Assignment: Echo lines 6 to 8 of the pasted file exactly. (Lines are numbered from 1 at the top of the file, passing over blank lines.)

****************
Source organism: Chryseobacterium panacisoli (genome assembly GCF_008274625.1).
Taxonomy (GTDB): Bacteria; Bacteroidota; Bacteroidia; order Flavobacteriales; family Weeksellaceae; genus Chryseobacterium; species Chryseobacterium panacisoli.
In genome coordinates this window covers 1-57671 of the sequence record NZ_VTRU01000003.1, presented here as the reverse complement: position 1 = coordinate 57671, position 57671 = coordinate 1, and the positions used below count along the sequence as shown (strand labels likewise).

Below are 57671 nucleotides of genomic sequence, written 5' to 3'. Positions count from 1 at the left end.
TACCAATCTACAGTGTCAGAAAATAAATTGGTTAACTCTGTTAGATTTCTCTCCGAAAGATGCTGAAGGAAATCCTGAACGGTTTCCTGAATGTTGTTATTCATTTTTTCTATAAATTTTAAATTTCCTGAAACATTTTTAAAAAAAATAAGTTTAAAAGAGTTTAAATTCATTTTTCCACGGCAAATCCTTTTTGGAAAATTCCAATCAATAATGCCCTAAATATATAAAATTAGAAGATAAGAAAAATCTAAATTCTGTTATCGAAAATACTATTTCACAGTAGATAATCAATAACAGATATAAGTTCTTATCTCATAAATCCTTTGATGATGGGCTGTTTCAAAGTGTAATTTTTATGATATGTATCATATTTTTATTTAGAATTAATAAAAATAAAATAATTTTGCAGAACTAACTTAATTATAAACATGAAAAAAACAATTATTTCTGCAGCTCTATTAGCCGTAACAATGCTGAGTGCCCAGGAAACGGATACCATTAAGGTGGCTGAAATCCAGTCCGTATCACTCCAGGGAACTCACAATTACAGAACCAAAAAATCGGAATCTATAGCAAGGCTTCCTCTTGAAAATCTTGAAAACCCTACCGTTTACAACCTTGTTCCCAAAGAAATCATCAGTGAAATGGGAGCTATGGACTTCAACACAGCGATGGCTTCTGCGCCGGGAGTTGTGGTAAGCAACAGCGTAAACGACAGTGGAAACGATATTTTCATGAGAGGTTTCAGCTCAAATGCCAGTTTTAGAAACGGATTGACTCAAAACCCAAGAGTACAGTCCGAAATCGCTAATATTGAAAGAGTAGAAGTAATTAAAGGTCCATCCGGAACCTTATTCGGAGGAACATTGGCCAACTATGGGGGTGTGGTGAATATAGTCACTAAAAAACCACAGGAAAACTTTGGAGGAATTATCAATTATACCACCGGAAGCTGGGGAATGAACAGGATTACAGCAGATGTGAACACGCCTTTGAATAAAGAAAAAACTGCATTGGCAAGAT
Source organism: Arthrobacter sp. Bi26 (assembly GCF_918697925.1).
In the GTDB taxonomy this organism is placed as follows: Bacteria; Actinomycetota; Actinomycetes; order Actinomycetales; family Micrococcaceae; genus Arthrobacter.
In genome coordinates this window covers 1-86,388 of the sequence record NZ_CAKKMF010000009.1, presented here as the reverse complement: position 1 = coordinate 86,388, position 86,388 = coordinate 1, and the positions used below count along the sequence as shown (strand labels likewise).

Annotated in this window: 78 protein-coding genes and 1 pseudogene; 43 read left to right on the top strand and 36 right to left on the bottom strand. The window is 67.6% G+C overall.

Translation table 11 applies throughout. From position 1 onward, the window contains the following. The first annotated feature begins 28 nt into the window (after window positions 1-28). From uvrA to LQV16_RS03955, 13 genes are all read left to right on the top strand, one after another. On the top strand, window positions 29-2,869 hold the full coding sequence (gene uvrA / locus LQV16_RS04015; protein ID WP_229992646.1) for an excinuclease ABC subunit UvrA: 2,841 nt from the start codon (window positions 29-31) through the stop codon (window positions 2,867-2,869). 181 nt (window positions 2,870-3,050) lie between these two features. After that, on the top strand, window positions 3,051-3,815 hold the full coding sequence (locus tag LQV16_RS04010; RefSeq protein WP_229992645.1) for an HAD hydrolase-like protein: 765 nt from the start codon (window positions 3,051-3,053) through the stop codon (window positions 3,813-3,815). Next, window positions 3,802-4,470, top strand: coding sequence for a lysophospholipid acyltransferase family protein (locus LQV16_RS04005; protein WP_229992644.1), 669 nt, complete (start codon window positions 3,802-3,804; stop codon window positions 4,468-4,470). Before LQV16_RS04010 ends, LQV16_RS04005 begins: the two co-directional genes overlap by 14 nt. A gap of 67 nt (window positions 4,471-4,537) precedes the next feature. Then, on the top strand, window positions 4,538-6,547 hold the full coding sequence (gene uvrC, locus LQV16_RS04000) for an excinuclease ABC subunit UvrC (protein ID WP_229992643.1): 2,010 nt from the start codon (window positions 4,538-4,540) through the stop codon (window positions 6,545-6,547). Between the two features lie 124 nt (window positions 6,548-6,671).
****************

Source organism: Arthrobacter sp. Bi26 (assembly GCF_918697925.1).
In the GTDB taxonomy this organism is placed as follows: Bacteria; Actinomycetota; Actinomycetes; order Actinomycetales; family Micrococcaceae; genus Arthrobacter.
In genome coordinates this window covers 1-86,388 of the sequence record NZ_CAKKMF010000009.1, presented here as the reverse complement: position 1 = coordinate 86,388, position 86,388 = coordinate 1, and the positions used below count along the sequence as shown (strand labels likewise).